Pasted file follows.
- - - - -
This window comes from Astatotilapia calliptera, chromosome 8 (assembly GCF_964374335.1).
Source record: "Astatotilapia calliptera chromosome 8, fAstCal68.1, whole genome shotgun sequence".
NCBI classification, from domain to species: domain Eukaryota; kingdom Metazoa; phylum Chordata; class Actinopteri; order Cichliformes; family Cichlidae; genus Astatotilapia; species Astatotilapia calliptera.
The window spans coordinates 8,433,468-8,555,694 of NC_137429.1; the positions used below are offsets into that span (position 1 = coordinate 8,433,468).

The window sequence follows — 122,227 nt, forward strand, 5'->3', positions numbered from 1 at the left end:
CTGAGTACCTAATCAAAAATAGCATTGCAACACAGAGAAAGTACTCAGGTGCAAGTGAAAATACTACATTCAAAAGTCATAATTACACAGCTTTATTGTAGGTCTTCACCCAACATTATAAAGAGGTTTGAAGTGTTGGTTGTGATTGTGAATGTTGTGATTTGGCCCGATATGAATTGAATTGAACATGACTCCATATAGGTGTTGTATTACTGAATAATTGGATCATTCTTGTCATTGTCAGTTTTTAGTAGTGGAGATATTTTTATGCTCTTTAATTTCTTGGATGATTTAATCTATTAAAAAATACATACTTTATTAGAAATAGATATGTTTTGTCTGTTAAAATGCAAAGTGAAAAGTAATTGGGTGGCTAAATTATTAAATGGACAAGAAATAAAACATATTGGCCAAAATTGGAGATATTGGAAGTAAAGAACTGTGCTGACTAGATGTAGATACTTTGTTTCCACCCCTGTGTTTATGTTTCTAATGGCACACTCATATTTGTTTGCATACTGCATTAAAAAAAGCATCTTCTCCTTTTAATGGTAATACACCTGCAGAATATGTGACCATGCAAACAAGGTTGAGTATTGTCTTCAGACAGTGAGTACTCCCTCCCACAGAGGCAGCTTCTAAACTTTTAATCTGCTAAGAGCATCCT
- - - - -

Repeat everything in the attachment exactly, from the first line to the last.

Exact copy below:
This window comes from Astatotilapia calliptera, chromosome 8 (assembly GCF_964374335.1).
Source record: "Astatotilapia calliptera chromosome 8, fAstCal68.1, whole genome shotgun sequence".
NCBI classification, from domain to species: domain Eukaryota; kingdom Metazoa; phylum Chordata; class Actinopteri; order Cichliformes; family Cichlidae; genus Astatotilapia; species Astatotilapia calliptera.
The window spans coordinates 8,433,468-8,555,694 of NC_137429.1; the positions used below are offsets into that span (position 1 = coordinate 8,433,468).

The window sequence follows — 122,227 nt, forward strand, 5'->3', positions numbered from 1 at the left end:
CTGAGTACCTAATCAAAAATAGCATTGCAACACAGAGAAAGTACTCAGGTGCAAGTGAAAATACTACATTCAAAAGTCATAATTACACAGCTTTATTGTAGGTCTTCACCCAACATTATAAAGAGGTTTGAAGTGTTGGTTGTGATTGTGAATGTTGTGATTTGGCCCGATATGAATTGAATTGAACATGACTCCATATAGGTGTTGTATTACTGAATAATTGGATCATTCTTGTCATTGTCAGTTTTTAGTAGTGGAGATATTTTTATGCTCTTTAATTTCTTGGATGATTTAATCTATTAAAAAATACATACTTTATTAGAAATAGATATGTTTTGTCTGTTAAAATGCAAAGTGAAAAGTAATTGGGTGGCTAAATTATTAAATGGACAAGAAATAAAACATATTGGCCAAAATTGGAGATATTGGAAGTAAAGAACTGTGCTGACTAGATGTAGATACTTTGTTTCCACCCCTGTGTTTATGTTTCTAATGGCACACTCATATTTGTTTGCATACTGCATTAAAAAAAGCATCTTCTCCTTTTAATGGTAATACACCTGCAGAATATGTGACCATGCAAACAAGGTTGAGTATTGTCTTCAGACAGTGAGTACTCCCTCCCACAGAGGCAGCTTCTAAACTTTTAATCTGCTAAGAGCATCCT